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Shiva Reddy's "Reddy to Help" project is serving up kindness (and curry).
Last Monday was a garbage day for the hospitality industry. They’d been holding on by their collective fingertips for a year: laying off and rehiring employees, making costly renovations to their spaces, scrambling to convert any available space into a “patio” and then finding some way to heat it. And then, with no notice, the edict from Victoria: no indoor dining for at least three weeks.
People were understandably upset. Not only did hospitality folks not have advanced warning (which would have been helpful when ordering perishables), but no one has provided them or the rest of the public with any figures as to why this tough action was needed. As an industry, they believe they have been wildly compliant with everything that has been asked of them. So if the Province has determined that the rug absolutely has to be pulled out from under them, they have, at bare minimum, earned the right to be given clear reasons why. It was a respect thing.
The reaction was swift: many took to social media in understandable anger, some just slunk in defeat, many were just unbelievably sad. But then in the sea of chaos, 24 words on Instagram:
If you’re out of work
and need a hand
please let me know.
I’m happy to share
a delicious curry.
Please don’t hesitate.
The author was Shiva Reddy, well-known for her stints at Boulevard, Como and until last Summer, Savio Volpe. Like many of her industry cohorts, COVID has been tricky for her. She had to step away from Savio to care for her immuno-compromised mother. What she didn’t mention in her post was that she was set to start work again that week at Barbara, a tiny, ambitious spot on East Pender that opened mid-pandemic. And obviously, that job no longer existed in the near term.
So she made curry. A lot. The first batch was Aloo Bagan with potatoes and eggplant and was, not surprisingly, a hit. She took a breath—received some food and tool donations from her thoughtful friends and hit the kitchen again with round two. Her mom started helping out and the portions increased. Round three was even bigger. Masala is coming.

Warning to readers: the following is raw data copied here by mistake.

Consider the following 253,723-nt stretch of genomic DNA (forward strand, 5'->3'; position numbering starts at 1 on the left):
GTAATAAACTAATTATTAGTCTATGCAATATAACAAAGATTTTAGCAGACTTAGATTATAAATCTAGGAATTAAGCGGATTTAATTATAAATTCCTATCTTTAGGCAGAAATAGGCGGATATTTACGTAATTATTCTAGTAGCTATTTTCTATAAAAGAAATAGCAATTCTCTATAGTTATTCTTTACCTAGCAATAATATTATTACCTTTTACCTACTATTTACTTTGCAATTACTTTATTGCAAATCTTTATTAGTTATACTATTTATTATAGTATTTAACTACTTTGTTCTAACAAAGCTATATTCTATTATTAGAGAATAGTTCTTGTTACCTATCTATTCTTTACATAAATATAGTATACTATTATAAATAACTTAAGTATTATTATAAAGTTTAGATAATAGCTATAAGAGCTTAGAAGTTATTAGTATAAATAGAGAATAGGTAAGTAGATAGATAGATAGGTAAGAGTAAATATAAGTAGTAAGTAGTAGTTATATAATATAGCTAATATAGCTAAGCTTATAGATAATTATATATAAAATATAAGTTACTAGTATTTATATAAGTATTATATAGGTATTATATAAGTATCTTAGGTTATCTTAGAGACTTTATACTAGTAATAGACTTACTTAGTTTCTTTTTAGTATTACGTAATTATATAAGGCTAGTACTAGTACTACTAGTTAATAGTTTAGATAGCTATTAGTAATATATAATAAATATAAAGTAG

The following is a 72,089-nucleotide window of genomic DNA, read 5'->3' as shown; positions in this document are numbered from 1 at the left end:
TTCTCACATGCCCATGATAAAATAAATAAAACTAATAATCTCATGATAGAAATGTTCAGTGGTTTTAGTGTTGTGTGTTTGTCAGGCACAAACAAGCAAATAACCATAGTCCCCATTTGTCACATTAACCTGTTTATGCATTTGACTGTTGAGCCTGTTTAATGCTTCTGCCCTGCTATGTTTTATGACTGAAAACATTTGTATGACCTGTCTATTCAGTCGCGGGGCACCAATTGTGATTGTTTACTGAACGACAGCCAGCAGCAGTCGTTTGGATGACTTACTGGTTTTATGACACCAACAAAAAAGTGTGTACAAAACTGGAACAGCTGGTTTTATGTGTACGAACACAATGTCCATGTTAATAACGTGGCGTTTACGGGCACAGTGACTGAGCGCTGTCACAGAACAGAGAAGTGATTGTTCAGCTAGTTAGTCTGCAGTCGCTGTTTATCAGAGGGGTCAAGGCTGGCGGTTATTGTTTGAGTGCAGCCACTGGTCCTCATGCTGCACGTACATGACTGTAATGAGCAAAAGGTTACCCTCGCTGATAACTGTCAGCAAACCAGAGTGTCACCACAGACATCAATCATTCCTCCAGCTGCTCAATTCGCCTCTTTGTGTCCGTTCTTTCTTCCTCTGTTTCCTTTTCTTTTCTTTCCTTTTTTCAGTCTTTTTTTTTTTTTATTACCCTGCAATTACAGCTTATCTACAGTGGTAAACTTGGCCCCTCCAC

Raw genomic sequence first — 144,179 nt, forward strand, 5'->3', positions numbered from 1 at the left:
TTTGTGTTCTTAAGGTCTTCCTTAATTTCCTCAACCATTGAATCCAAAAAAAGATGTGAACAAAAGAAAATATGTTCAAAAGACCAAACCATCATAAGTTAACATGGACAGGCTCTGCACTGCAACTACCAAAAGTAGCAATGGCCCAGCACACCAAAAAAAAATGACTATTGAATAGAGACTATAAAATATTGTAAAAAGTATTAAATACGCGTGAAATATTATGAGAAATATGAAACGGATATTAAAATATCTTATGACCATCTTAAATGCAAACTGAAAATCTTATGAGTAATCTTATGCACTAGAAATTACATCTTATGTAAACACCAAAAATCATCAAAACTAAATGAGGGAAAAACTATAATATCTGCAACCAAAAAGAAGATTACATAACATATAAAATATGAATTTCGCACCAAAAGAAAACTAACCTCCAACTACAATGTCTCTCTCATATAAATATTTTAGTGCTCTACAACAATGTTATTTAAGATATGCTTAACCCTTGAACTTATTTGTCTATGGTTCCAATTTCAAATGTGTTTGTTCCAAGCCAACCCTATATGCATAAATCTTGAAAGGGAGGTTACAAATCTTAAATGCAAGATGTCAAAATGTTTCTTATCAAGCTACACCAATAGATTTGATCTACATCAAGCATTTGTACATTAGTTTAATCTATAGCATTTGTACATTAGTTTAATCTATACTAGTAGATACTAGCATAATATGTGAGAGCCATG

It obviously struck a chord. The goodness helped many process feelings of anger, resentment and helplessness, because, you know, curry. And people started to want to pay, so she said sure. Pay and I’ll use the money to buy more groceries to feed more industry people. It’s awesome. Does it move the needle on the hardship the industry is facing? Admittedly, probably only a small amount. But does it show how generosity and goodness can help deal with the trauma the industry has faced—we’re going with yes on this one.
So why not be part of it? Here’s how (in Shiva’s words)
Today is prep day(masala time)
The project which I’m going to call ‘Reddy to Help’ (because I mean when you’re last name is Reddy and you love puns you just have to!)
Reddy to help, was born after the BC government suddenly shutdown indoor dining without notice. This either significantly reduced pay, forced restaurant owners to lay off employees and even worse has caused many restaurants to completely shutdown. The livelihood of many are now in jeopardy. Restaurant workers were already working with reduced hours and wages and struggling.
To have no support offered by the BC Government after such a roll out is absolutely appalling especially for one of BC’s largest industries.
Restaurant workers need help.
Help me feed those in our industry that are struggling to make ends meet. People should not be forced to choose between groceries and rent.
Please donate (groceries, containers, money) to help my project ‘Reddy to Help’ which has tripled in orders overnight.
You can e-transfer me at firstname.lastname@example.org or DM me.
If you or anyone you know need a hand, please don’t hesitate, I’m Reddy to Help.
So, to our valued readers, might we ask you to consider bucking up? And while you’re at it—takeout. Get takeout. Anyplace is good, but those with no patios or heretofore non-existent takeout programs are the ones who are reeling.